Filing this in the “Be Careful What You Ask for” category…

At the beginning of the year I wrote out some personal goals/challenges for 2013, some physical, some spiritual. One in particular was to get back into a small group Bible study. I wasn’t exactly sure what kind of study and group I wanted to be part of–all female or coed? A topical study or a book of the Bible study?

So I asked God to direct me to the right study for me at this time in my life. {Cue ominous music.} A couple of weeks later, a friend who’d been in another small group with me a couple of years ago invited me to join a study that she was going to lead at our church on Wednesday nights. The study was going to be based on the book 7: An Experimental Mutiny Against Excess by Jen Hatmaker, an author I’d heard of in passing but had never really explored. I sensed that this was the answer to my prayer and dove into the study.

Did I mention that you should be careful what you ask for?

In a nutshell, the study is based on Hatmaker’s seven-month journey of fasting from seven different areas of excess that she sensed in her and her family’s life, one area per month. The areas include food, clothing, possessions, media, waste, spending, and stress. For example, during the first month she limited herself to seven food products to eat for the entire month. During her clothing fast, she only wore seven items of clothing (not counting pajamas/underwear/socks).

Since our study is focusing on one topic per week we’re only fasting for one week at a time. We’re now in the middle of week 2 (clothing). Let me be quick to point out that there are no strict rules for these fasts; everyone’s lifestyles and schedules are different and it may not be feasible to limit ourselves to just seven clothing items, for example. Hatmaker does provide some suggested fasting alternatives but it’s really up to us to fast in whatever way we feel led.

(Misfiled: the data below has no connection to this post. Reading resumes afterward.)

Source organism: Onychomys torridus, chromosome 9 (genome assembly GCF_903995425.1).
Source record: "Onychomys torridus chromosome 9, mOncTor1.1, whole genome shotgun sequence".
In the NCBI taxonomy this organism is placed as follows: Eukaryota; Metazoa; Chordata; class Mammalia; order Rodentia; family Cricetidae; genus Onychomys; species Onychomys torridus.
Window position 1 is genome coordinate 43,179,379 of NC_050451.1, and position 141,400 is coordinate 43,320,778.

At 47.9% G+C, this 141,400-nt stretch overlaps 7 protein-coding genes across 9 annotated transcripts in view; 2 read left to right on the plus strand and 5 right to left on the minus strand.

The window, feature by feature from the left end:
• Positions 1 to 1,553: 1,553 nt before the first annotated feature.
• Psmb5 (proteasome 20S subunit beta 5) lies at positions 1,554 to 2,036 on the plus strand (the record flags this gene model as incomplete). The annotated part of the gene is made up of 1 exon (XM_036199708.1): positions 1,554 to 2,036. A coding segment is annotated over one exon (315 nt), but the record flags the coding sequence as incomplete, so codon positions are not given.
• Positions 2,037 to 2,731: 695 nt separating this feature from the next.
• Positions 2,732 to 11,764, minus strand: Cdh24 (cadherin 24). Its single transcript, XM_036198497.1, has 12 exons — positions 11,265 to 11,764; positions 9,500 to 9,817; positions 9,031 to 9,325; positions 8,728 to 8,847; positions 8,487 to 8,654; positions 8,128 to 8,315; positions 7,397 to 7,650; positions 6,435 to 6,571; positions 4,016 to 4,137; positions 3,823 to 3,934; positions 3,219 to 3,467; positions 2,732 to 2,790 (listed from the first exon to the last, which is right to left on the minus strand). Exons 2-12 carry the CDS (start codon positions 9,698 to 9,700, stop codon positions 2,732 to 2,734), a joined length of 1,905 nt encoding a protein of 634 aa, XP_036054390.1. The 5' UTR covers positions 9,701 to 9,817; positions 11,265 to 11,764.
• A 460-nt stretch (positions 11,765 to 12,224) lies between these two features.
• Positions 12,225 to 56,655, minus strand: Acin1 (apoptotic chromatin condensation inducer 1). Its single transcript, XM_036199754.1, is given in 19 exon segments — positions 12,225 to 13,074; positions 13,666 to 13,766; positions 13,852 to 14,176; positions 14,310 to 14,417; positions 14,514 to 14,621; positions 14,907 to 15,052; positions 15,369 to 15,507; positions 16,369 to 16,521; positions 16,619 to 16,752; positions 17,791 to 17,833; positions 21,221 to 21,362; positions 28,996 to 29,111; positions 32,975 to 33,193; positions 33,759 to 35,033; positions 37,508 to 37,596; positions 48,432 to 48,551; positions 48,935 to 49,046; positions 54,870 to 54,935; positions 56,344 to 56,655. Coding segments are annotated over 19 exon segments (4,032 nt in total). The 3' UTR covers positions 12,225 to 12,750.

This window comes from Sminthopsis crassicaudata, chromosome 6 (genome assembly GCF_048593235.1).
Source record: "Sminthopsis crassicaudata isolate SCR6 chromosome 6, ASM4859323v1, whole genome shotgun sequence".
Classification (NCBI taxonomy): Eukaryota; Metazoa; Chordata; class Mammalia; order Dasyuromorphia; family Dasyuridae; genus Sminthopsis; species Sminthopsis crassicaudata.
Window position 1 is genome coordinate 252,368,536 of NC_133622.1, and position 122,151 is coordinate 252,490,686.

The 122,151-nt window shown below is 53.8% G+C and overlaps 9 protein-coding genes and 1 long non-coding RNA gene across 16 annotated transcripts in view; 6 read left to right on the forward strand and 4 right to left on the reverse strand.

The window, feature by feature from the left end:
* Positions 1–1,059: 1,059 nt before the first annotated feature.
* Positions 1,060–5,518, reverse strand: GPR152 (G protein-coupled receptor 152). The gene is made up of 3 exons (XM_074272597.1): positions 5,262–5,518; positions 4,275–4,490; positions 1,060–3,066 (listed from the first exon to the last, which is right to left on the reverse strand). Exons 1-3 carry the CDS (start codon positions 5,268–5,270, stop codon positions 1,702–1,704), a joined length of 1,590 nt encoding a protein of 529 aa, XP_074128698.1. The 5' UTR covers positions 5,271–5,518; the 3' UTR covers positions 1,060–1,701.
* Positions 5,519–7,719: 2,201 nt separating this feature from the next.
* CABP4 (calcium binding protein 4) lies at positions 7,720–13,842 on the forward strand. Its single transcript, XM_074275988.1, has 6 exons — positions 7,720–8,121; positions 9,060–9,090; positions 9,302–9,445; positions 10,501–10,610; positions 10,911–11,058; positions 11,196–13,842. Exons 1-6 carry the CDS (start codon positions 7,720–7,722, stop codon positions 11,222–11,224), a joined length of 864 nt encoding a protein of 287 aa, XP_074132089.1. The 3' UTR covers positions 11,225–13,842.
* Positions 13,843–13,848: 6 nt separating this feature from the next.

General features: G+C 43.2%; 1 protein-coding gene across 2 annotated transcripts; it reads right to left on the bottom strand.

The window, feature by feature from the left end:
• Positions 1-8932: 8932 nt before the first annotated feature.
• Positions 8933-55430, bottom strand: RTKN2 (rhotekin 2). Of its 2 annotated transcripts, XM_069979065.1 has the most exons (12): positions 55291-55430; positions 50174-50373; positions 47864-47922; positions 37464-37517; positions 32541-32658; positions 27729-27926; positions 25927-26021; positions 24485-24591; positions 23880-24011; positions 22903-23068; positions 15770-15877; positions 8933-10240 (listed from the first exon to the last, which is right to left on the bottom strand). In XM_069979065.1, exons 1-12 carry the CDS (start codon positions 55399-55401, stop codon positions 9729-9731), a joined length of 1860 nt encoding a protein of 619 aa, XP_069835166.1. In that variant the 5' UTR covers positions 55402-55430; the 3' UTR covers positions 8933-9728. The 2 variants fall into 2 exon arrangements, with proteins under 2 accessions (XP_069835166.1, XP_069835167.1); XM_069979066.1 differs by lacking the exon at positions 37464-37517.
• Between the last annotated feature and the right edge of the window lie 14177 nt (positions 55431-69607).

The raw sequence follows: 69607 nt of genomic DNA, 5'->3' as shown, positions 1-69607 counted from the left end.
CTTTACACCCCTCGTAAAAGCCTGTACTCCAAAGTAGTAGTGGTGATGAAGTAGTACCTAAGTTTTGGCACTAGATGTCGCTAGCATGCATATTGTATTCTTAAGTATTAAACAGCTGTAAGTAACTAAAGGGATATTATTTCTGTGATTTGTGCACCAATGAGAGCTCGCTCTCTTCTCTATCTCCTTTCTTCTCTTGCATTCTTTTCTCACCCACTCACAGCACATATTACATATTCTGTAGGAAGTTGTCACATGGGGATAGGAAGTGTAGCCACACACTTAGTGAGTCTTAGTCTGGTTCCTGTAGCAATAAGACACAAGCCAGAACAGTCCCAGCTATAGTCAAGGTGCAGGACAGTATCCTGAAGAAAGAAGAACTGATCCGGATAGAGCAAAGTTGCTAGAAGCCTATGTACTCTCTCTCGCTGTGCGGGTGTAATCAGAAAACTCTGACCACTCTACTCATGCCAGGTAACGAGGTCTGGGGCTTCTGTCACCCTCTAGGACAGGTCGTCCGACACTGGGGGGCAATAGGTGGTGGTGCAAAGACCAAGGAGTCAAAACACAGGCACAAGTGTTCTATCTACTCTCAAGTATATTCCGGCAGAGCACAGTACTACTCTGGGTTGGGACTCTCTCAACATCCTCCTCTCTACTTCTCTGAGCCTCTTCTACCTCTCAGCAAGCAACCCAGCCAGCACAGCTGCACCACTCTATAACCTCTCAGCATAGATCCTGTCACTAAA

Since I was at a work conference for most of last week and didn’t have much choice in food selection I had to adapt my food fast a bit, but I did decide to go by the book for the clothing fast. I chose seven clothing items–2 pairs of dress pants, 1 pair of jeans, 3 sweaters and a long sleeve shirt–to wear for the week. I didn’t count shoes, accessories, pajamas, underwear or workout clothes.

I’m surprised at how challenging this fast has been for me. On the one hand it’s kind of convenient to already know what I’m wearing the next few days; I tend to have one or two outfits in mind to wear to work the next day but then often change my mind based on my mood when I wake up. On the other hand, I really enjoy dressing up and putting outfits together. Even though I can change the look of this week’s limited wardrobe by choosing different accessories, I’m still missing the fun of getting to wear whatever I feel like.

It’s crazy (and humbling) to realize how much time I spend on my wardrobe and how many choices I truly have, especially when I consider how many people around the world are wearing rags or whatever they can find. I still have a few more days of this clothing fast and I’m curious as to what God’s going to teach me through it. Already Hatmaker is stepping all over my toes through this study, and I have a feeling that they’ll be bruised beyond recognition by the end of it. (Don’t let that scare you off from the study, though!)

In the meantime, let me share a passage from this week’s study that I highlighted (watch out for those toes!):

Very few spiritual leaders seem concerned over how much we spend on fashion, or the bondage we are in to public opinion, or how many of our clothes are made by the hands of children and slaves, or how fashion is a trite, insulting topic globally, or how Jesus told us to clothe the naked and quit showing favoritism to the well-heeled and clean the inside rather than spit-polish the outside. It is reduced to a moral issue, excused from being an injustice issue. (The 7 Experiment, pg. 53)

This is proving to be a very powerful, convicting study. It’s probably one I would have shied away from trying on my own. And that’s probably why God knew I needed it right now.

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